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You would think that being a member of the Royal Family, you would be able to choose what you have for dinner. But, it’s not that straight forward. Life as a Royal is one of duty, and aside from the endless foreign tours, charity events, meet and greets and grand openings, the family are subject to a number of strict rules – including around what they eat. Mealtimes at Buckingham Palace are not a simple and fun as you might think, as there are a number of things the Royals are banned from eating.
Garlic and onions
Garlic is the basis of many a meal. With its fragrant odour, it’s the perfect way to spruce up any dish.
However, it is one that the Royals can’t enjoy. Camilla, Duchess of Cornwall, revealed that “garlic is a no-no”.
She explained they are told to “lay off the garlic” since they are so often required to chat with dignitaries and members of the public.
During an interview, former Royal chef Darren McGrady revealed that chefs were also forbidden from using “too many onions” when cooking for the Palace.
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According to the BBC, the Royals make a concerted effort to avoid eating shellfish while dining out or conducting foreign visits.
The reason is because shellfish carries a greater-than-normal risk of causing infection and sickness.
Former royal butler Grant Harold said: “It’s a very sensible move to abandon having seafood when out and about on public dates.
“We don’t want a member of the Royal Family having a serious reaction to food poisoning, especially if she is on an overseas tour.”
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The French delicacy, made with the liver of a duck or goose, has been banned in Royal palaces since 2008 by the Prince of Wales over concerns of animal welfare.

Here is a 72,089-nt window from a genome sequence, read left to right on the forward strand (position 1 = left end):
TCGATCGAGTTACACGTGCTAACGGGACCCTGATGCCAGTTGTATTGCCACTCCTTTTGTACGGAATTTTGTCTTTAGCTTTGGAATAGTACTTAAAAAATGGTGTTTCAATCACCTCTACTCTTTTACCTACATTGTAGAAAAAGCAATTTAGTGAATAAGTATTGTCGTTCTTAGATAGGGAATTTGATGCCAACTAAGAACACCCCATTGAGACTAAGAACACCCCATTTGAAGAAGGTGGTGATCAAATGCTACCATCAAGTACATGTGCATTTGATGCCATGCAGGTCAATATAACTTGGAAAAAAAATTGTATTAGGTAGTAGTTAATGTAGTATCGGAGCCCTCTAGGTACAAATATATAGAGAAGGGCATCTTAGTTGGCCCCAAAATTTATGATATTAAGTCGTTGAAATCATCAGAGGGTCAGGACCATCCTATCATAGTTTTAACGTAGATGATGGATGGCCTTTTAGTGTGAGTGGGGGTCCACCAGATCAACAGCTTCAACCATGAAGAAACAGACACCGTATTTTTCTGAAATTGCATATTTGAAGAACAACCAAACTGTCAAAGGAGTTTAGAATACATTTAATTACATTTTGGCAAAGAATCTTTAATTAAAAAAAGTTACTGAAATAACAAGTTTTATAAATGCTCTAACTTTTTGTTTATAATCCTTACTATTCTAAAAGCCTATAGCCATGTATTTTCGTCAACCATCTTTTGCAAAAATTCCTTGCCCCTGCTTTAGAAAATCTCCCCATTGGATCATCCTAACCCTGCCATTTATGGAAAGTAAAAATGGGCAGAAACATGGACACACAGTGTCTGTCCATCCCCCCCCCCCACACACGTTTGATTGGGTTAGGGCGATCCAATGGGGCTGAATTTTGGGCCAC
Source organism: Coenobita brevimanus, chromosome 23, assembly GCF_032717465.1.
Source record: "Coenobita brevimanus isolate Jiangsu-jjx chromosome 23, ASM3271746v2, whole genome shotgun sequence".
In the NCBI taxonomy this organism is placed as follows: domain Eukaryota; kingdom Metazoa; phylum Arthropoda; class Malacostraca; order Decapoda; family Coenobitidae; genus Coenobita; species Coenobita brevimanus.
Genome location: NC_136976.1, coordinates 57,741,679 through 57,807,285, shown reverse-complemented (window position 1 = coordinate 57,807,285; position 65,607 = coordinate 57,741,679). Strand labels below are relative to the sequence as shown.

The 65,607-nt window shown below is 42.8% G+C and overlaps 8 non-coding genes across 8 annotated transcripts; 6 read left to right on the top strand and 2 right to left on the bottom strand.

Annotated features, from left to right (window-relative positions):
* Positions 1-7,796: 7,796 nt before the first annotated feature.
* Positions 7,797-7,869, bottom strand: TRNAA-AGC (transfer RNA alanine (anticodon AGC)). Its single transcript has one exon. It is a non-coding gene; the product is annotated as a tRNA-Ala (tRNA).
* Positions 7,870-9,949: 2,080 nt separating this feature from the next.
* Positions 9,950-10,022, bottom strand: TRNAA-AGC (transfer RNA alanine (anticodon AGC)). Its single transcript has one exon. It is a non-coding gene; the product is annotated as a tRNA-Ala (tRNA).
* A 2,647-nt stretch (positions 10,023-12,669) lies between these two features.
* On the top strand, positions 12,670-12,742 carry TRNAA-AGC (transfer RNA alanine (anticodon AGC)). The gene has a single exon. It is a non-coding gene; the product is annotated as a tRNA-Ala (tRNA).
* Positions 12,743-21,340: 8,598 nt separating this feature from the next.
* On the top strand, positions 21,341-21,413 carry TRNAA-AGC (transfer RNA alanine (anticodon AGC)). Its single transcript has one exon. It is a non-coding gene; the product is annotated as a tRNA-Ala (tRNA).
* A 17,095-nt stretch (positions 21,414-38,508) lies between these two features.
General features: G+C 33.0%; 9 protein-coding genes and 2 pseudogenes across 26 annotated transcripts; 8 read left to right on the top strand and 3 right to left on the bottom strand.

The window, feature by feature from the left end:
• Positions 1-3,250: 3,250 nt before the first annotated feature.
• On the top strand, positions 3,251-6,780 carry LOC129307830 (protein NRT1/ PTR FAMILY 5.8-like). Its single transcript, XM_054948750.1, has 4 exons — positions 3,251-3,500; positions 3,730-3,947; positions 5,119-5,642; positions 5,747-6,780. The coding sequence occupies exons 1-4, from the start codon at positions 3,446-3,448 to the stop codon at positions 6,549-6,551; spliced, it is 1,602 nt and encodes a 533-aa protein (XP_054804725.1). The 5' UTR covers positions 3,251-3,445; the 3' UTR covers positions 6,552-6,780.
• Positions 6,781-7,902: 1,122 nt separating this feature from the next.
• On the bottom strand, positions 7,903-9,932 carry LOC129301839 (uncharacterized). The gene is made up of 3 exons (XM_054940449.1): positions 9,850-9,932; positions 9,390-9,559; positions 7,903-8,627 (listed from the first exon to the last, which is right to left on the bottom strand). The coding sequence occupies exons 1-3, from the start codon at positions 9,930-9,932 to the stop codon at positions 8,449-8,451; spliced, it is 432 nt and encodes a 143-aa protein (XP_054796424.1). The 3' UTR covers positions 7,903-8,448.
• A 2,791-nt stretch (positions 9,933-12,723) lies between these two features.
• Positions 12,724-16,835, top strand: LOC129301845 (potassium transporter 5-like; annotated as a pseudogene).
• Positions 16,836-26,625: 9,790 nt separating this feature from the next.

The Royal’s Deputy Master of the Household announced the rule in a letter to a PETA activist in Bristol.
The document read: “I just want to reassure you that the Prince of Wales has a policy that his chefs should never buy foie gras.”
Prince Charles was also said to be considering withdrawing the Royal warrant from his favourite cheese shop because of their decision to stock foie gras.
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The Queen is reportedly not a fan of rare meat and, according to her former chef Mr McGrady, she likes her meat well done.
Royals are also banned from eating foods containing raw meat when on official engagements, like steak tartare, in a bid to avoid food poisoning.
This is most likely due to the many risks associated with eating rare meat, which can be a breeding ground for E. coli.
Undercooked meat, poultry and seafood can also cause listeria, which can bring on diarrhoea, nausea, fever, and muscle aches.
According to Mr McGrady, the Queen tends to avoid eating starchy foods such as potatoes, pasta and rice – with exceptions made on very special occasions.
Although this rule does not apply to royals in their own time, meals at Buckingham Palace or wherever the Queen is staying, will be a different story.
The Queen is not the only influential person to stop eating pasta, Pope Francis was told to lay off the carb in 2015 after having gained weight.
It is likely Queen Elizabeth follows this rule for health reasons as well, with many medics claiming it has negative effects on wellbeing.
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